You have embarked on an entrepreneurial adventure in Hong Kong. You have set up your own company, maybe you have become a partner? All the important acts necessary for the smooth running of your company and the development of your business (articles of association, partnership agreement) have been signed and your “Company Secretary” takes care of all the other formalities.
Have you thought about the necessary measures to ensure the continuity of business in case something happens to you? This is based on the assumption of death, but you must also plan for situations where you are unable to act due to illness or accident.
If nothing is foreseen you take the risk of paralysing the day-to-day management of your company, and the risk that your employees cannot be paid.
- How to avoid deadlock situations when the manager of a company finds himself unable to make decisions, unable to express his will.
This is particularly important in the event that the manager has not delegated powers (Powers of Attorney).
Powers of attorney are essential for entrusting trusted persons with the power to carry out administrative and management acts, and giving them, for example, access to the company’s accounts or the power to manage a particular asset.
In Hong Kong we speak of Enduring Powers of Attorney (EPA). EPAs must be signed by a physician and a lawyer and then registered with the Court of Appeal, and come into force only when it is established that the principal is no longer able to take decisions.
- This serves as a reminder of the importance of advance directives.
It is the expression of wishes relating to the end of life. In Hong Kong the principle is not yet fully accepted and remains a sensitive issue. Nevertheless, it is essential to discuss with your family and friends and to put your wishes regarding end-of-life care in writing. This is discussed in the case of serious illness, but it also concerns the consequences of a vegetative state following an accident. For more information, here is the link to the public service in France and my article on the subject.
- The will:
As an entrepreneur, it is necessary to provide a succession plan, in order to designate the person(s) who will take over the reins of your company in the event of death. A distinction should be made between decision making and benefit sharing.
There are then several cases to consider: the company has one or more shareholders, the company creation documents provide for the terms of transmission of shares or takeover. The will will complement the system put in place.
In Hong Kong, the importance of making a will should not be underestimated. Indeed, the transfer of shares can only be done through the procedure of judicial settlement of the succession called “Probate“. If you are French and have not made testamentary arrangements for executors, things could get stuck for a while or even years.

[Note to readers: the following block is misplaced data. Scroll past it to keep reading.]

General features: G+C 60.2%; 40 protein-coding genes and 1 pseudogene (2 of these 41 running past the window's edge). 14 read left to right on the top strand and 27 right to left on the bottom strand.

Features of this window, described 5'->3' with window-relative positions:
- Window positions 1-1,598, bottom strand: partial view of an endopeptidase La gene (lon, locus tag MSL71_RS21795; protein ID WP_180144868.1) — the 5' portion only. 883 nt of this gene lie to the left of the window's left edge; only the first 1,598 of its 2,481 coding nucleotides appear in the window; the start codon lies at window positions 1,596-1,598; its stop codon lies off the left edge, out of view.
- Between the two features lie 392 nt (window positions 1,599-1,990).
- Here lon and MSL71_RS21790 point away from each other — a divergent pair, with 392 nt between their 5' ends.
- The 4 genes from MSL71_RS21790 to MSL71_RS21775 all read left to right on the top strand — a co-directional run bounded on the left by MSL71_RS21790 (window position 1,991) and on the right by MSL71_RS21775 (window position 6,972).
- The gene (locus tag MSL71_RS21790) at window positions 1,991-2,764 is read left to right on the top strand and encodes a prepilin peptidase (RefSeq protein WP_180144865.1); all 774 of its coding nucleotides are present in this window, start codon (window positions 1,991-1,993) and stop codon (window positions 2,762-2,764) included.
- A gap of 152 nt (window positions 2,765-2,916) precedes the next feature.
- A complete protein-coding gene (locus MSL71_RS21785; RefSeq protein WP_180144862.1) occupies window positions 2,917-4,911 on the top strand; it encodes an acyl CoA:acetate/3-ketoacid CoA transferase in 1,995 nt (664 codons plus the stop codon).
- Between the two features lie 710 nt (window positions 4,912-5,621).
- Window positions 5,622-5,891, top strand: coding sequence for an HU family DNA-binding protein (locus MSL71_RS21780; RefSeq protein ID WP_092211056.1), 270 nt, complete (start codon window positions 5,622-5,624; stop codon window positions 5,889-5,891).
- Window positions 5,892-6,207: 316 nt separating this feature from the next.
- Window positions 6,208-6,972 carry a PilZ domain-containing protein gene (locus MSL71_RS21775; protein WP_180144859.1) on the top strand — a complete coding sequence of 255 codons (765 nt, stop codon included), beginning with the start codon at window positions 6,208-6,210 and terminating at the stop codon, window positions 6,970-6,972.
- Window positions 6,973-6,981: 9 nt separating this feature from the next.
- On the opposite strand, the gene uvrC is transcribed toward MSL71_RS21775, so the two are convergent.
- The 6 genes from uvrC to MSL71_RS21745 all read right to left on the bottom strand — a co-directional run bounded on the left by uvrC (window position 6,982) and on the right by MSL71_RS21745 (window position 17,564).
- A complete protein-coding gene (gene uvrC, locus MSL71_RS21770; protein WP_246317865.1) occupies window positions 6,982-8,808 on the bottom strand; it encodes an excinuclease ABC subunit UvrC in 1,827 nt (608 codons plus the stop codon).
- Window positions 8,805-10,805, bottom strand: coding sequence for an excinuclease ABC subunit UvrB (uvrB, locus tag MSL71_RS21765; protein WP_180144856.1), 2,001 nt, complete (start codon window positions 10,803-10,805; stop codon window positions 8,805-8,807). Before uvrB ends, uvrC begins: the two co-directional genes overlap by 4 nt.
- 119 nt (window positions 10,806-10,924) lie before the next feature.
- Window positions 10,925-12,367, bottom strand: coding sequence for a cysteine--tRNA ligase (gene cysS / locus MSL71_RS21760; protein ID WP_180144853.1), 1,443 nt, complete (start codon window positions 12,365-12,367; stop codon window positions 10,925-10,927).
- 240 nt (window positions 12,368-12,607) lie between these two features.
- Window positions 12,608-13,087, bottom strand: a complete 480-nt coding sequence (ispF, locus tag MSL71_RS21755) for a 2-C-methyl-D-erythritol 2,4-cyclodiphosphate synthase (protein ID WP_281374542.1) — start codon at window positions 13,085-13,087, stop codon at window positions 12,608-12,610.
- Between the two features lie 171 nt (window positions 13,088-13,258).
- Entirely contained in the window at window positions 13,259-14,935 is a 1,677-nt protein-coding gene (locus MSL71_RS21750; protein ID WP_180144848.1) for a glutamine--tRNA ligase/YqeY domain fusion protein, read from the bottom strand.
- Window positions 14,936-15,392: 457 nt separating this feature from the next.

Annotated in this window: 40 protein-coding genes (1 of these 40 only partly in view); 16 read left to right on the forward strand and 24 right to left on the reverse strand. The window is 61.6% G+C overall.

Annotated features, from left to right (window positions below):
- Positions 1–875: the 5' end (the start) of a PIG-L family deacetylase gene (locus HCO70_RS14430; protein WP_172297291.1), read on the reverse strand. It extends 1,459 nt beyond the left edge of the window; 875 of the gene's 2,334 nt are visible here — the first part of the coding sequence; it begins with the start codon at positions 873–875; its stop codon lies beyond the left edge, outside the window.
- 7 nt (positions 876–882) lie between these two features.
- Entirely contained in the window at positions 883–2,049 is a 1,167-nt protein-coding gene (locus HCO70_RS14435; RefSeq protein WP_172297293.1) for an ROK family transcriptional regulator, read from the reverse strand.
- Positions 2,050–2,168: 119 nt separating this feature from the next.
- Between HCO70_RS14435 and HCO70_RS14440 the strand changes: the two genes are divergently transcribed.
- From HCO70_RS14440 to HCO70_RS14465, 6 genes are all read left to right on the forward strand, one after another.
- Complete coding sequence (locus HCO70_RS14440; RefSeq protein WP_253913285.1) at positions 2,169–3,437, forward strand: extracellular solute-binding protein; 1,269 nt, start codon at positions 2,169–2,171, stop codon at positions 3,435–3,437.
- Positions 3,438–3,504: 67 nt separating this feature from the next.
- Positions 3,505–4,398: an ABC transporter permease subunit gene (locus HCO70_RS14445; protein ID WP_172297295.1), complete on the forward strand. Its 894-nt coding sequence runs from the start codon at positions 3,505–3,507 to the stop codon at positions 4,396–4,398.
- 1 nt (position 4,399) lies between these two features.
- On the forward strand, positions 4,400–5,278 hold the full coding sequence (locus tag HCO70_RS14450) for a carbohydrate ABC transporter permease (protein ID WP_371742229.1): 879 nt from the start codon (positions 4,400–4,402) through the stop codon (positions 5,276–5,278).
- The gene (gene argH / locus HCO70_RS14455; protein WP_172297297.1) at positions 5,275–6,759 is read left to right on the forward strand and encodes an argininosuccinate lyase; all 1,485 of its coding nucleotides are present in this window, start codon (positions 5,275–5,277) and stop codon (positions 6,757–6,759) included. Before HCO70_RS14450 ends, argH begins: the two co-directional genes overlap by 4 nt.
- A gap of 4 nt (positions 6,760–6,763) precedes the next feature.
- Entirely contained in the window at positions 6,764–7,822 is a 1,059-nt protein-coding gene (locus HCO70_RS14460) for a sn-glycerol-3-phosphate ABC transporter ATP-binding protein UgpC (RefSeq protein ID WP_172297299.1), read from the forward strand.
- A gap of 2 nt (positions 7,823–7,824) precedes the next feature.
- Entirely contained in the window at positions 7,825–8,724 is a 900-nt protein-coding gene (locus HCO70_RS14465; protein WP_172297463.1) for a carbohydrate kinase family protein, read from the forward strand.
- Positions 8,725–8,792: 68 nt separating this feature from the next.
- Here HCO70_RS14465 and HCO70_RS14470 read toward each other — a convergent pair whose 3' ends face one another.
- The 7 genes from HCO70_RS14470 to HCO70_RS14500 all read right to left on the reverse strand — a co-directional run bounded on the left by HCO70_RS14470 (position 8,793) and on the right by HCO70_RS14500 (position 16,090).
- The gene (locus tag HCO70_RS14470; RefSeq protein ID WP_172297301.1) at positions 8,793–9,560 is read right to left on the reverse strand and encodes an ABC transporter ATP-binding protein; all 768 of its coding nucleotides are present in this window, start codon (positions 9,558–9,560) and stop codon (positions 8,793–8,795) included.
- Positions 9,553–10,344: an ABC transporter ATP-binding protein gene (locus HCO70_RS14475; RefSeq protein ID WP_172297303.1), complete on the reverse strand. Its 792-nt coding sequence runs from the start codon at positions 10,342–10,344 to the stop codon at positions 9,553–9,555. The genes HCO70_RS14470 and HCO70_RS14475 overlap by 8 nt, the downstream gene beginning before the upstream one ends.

The reflection undertaken within the framework of the establishment of a will makes it possible to avoid certain pitfalls such as blockages linked to complex arrangements of companies, to the presence of minor children for whom a guardian has not been designated for example.
This is particularly important if you are a young unmarried entrepreneur. This category of the population too often neglects the aftermath. Parents are not always the best people to take over a startup. This is what will happen in the absence of a will and a spouse.
- The marriage contract
Depending on what is at stake and whether your company is based in Hong Kong, the United Kingdom or another Common Law country, a French marriage contract of separation of property may not be sufficient to protect your interests in your company in the event of divorce.
Here again, there are several possible scenarios. If you have made a French marriage contract, make sure that it meets the Common Law requirements for a valid prenuptial agreement. If you have signed a Common Law prenuptial agreement, make sure that it is applicable in France and that it complies with the provisions of European Regulation 2016/1104 of 26 June 2016.
If you have not made a contract, and you are considering getting married or entering into a partnership, you should look into the matter in order to choose the most appropriate instrument.
The fact that you are already married does not prevent you from signing a marriage contract in the future.
Here is a summary of the “checklist” of instruments to be put in place. This advice is also valid for non-entrepreneurs.
For more information, do not hesitate to contact Sarah-Jane TASTEYRE.